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Our two-sided and half billion-year-old brains

In today’s blog we explore the evolution of the brain with Dr. Gillian Forrester, PhD from the University of Oxford, Reader in Evolutionary and Developmental Psychology, and the Deputy Dean for the School of Science at Birkbeck, University of London.

David: Our brains have two sides. How common is that? Do we have a sense of how brains have evolved? Can we extrapolate from the pressures of the environment to the way brains evolved on Earth to get a sense of what brains could be like elsewhere in the universe?

Gillian: All the big questions, huh? Vertebrate brains emerged 500 million years ago during the Cambrian period. Population trends across species suggests that there is this hemispheric divide and that seems to be a healthy and normal type of brain. They all have the old vertebrate brain components, the forebrain, the midbrain, the hindbrain, that all do their specific roles in sensory integration, in behavior and planning, and so forth. But those bits have been twisted and turned, pushed and pulled, due to the pressures in the environments that those different species evolved in. So, you can see how they took different shapes and have increased or decreased their roles in these different species. Nevertheless, there seems to be the two hemispheres that have specific kinds of dominances that control different kinds of behaviors on the opposite side of the individual’s body. So, we do know that.

David: Are these two sides of the brain there because we need to do different things at the same time?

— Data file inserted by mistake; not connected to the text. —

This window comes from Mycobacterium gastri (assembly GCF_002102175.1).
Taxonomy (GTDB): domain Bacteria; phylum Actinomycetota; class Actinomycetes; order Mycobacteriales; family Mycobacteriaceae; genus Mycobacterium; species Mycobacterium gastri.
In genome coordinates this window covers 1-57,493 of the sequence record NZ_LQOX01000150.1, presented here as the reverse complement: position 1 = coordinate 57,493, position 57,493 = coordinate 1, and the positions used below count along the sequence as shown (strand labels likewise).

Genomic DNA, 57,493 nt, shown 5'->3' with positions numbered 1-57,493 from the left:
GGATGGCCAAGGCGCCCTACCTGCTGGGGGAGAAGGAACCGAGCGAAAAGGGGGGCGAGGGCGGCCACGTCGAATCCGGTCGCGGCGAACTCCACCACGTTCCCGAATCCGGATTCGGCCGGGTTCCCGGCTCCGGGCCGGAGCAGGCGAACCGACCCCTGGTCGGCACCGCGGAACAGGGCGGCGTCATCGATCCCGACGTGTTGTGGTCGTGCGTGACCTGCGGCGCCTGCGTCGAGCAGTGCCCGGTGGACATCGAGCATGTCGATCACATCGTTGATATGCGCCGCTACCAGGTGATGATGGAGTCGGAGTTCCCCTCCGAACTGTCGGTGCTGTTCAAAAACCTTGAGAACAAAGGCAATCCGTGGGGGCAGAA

Gillian: This is theory that is being borne out in experiments to see whether, or not, it’s consistent with theory. Going back to the 1860’s, 1870’s, we already knew that the human brain had these two sides that have slightly different dominances because of Paul Broca and Carl Wernicke’s work in language and aphasias with individuals who had damage to one side and had particular loss of cognitive ability. We thought that was interesting and special to humans because we associated it with our language abilities and language was human unique. So, we just assumed that what we call cerebral lateralization, which is this dominance to a particular side, was also human unique. But more recently we’ve had lots of studies across many different animal species that are returning very similar patterns across the board, where the left hemisphere is dominant for particular motor action sequencing types of behaviors. And these are behaviors that underpin a whole host of different kinds of animal behaviors, that range anywhere from which foot do you put forward first, to what do you grasp with, to using tools, to using language. All tend to be underpinned by motor action sequences that require some sort of hierarchical processing. And then we’ve got the right hemisphere that seems to be more involved with fight-or-flight, keeping you safe from unexpected or threatening stimuli in the environment. Again, it’s involved in a whole host of things that on the surface might look very different but probably powered by some rudimentary need for survival. And so, the hypothesis is that if you have two sides of the brain, well why don’t you just replicate everything onto both sides, as that gives you lots of backup? Well, then both sides would be competing for response, and you get incompatible responses that muddles the individual and we can see that happen in split-brain patients. If we make slight dominances, with lots of replication, then you will have one side taking charge, which does mean that you can do two things at once more systematically. The original studies were classic studies with chicks because each eye is directly controlled by the opposite hemisphere. So, such studies by Giorgio Vallortigara and Leslie Rogers, I think in the 1980’s, did a lovely set of sequential studies that looked at chicks who had hatched normally with normal incubation period, and normal exposure to light. When these chicks hatched, they gave them little tasks to see what their dominances were like. And one of the tasks was they sprinkled pebbles and grain on the ground and they watched them peck for the grain to see if they could discriminate well between the pebbles and the grain, which they obviously could do quite well, and whether they had a visual preference. Did they have an eye preference for locating the seeds in which case they’d expect the chick to put that eye towards the ground a bit more. And they found that testing many chicks over many trials, that the species indeed has a right eye bias and therefore the left hemisphere seems to be controlling this more dominantly than the right. And it doesn’t mean you don’t get chicks that go the other way, that you get some bilateral individuals. The overriding population trend shows this right eye bias. And then likewise they flew a fake, cardboard cut-out hawk, over lots and lots of chicks for lots and lots of trials to see if they had preference for which eye they would look out for danger. And low and behold, they found a left eye bias for looking up to the sky for dangerous predators. Now if we put the two tasks together this makes like an eat-and-not-be-eaten parallel processor, one eye to the ground so the organism can feed itself, one eye to the sky to watch for predators, two basic survival capabilities in tandem. And they looked at lots of other animal species and found that where you had a good division of labor between the two hemispheres, the survival rate of the organism is better. So, it seems to be good for survival fitness. And they also took a bunch of chicks and messed with their exposure to light so that the two sides of the brain didn’t have the same dominances. They disrupted the dominances of the two sides for visual processing and found that these chicks could do both tasks just fine but they didn’t have a bias. So, when you put the two tasks together, they were more vulnerable, and they would have been eaten by predators. So that’s kind of where the theory stems from about why we have the two sides.